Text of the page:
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Reaching Australia’s Ancient Refugia

painted rock shelters

Australia’s first peoples have painted rock shelters like these for at least 35,000 years, though this activity was discontinued during the stresses of the LGM. Photo: P.S.C. Taçon with permission of Ronald Lamilami and the Aboriginal people of the Namunidjbuk Estate, Wellington Range, Arnhem Land.

By Michelle Langley

New research reveals how Australia’s ancient Aboriginal populations were challenged by extreme climate change between 23,000 and 12,000 years ago, and provides insights into how people may respond to dramatic climate change in the future.

The adventurous seafarers who first reached the northern shore of Sahul – the Pleistocene low sea-level landmass of New Guinea and Australia – were certainly some of humankind’s early high achievers. However, reaching this vast southern continent was not the last great challenge to be met by Australia’s first people.

Having navigated the dangers of the open sea, these first Australians were faced with an enormous landmass never before inhabited by humankind, but home to a range of unique and never-before-seen flora and fauna including rhinoceros-sized wombats, marsupial lions and giant goannas known as Megalania that weighed more than 150 kg and perhaps as much as 330 kg.

Over the next 25,000 years, humans successfully explored and exploited the entire continent. Each of the vastly different environments – from tropical coastlines to the desert heart to the alpine areas of the south-east – were penetrated and its resources extracted for food or to manufacture a wide range of tools needed for day-to-day life.

However, by around 23,000 years ago the climate, and consequently the physical environment, began to change. It became considerably cooler and much more arid. Mean annual temperatures decreased by about 10°C compared with the present, while mean annual rainfall declined by approximately 60%. Vegetation changed to more steppe-like and grassland-dominated environments, while the arid zone expanded out into what was the semi-arid zone. In short, the environment became harsher and far more challenging for the entire population of Sahul.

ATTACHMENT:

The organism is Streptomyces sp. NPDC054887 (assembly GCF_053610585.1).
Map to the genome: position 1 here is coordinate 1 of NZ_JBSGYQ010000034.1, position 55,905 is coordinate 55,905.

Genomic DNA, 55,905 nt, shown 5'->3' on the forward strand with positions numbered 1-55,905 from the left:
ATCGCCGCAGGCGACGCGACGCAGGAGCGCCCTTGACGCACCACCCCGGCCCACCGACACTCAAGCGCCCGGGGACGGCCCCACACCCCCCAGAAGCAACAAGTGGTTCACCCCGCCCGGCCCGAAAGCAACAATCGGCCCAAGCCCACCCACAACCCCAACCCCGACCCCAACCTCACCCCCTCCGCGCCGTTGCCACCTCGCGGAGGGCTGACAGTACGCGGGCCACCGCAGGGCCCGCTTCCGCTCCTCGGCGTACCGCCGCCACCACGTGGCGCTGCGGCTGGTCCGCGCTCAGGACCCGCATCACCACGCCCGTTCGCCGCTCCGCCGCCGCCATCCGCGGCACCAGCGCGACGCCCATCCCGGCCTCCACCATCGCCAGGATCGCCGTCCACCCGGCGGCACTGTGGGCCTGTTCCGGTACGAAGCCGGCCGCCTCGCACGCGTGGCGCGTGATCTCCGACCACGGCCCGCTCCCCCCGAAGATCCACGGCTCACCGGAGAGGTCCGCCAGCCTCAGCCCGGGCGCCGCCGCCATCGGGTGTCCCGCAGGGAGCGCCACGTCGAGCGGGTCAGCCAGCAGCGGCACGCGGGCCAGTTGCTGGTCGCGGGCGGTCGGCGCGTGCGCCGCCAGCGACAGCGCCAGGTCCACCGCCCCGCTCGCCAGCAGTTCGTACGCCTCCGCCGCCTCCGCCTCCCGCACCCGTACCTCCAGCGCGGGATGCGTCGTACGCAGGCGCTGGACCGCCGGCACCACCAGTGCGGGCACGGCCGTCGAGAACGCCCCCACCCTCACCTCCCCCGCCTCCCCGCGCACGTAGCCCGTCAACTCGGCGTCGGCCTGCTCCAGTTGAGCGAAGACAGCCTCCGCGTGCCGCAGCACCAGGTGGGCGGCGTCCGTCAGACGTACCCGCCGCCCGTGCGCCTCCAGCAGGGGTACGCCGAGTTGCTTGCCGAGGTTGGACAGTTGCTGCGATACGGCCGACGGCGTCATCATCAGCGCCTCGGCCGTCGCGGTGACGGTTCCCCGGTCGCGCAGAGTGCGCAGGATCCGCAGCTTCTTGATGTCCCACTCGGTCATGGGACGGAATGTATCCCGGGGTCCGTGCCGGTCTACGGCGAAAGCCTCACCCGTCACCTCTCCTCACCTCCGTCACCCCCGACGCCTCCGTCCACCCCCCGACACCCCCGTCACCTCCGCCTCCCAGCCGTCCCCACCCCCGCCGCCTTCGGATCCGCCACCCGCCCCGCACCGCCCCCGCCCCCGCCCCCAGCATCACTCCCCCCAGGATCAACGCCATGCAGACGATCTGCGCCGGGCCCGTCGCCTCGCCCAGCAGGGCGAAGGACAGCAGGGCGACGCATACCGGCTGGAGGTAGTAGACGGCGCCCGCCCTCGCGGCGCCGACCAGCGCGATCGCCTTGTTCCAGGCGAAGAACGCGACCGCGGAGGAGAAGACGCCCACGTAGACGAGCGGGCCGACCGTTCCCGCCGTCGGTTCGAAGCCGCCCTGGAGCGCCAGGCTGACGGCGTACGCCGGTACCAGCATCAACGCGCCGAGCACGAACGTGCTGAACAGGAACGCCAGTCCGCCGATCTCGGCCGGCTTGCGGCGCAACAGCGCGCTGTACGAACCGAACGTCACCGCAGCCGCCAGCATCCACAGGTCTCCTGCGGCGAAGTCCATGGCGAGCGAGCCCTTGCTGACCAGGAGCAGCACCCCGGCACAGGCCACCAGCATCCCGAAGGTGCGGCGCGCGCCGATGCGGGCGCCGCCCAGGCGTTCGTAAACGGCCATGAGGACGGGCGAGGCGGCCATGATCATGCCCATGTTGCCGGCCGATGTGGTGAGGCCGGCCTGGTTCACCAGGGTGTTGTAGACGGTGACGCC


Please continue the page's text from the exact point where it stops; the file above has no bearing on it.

This period of global wide climate change, known as the Last Glacial Maximum (LGM), provided the second great challenge of the first Australians. Recent research undertaken by an international team of researchers and published in the Journal of Archaeological Science has provided new insights into the impact that extreme climate change had on Sahul’s prehistoric populations. These new insights were obtained from the analysis of a huge dataset of radiocarbon data – around 5500 dates in total – collected from every archaeological site (in the studied time range) identified so far in Australia. Radiocarbon data was used in this study as every time an archaeologist gets a date for a site it is usually taken from a cooking pit, a burial, a midden, or some other vestige of human activity that indicates the presence of people in the ancient landscape.

Changes in Territory

Having spread throughout the continent between the time of their first landfall and the beginning of the LGM, Australia’s first peoples accessed a great range and abundance of plant and animal resources. With the changing climate, however, these resources – including water – became increasingly scarce, requiring whole regions to be abandoned in favour of “refugia”.

These refugia were areas that were well-watered – namely, major river systems and uplands with glaciers. As such, they provided not only freshwater, but also edible plants and animals.

Yet, the refugia were few in number and much smaller in size than the area previously available for occupation, and thus the resources they contained were limited. Even in these refugia, then, life wasn’t easy and a substantial decrease in the human population of Australia at this time is reasonably well-supported.

Refugia that appear to have been particularly important for human survival during the LGM include the Murray-Darling Depression, the Gulf Plains/Einasleigh Uplands, and the Tasmanian Central Highlands (see map). A number of additional refugia that were used less consistently also contributed to human survival in times of environmental hardship. These latter refugia include the Sydney Basin, the Central and Northern Kimberley, the Arnhem Plateau and the MacDonnell Ranges.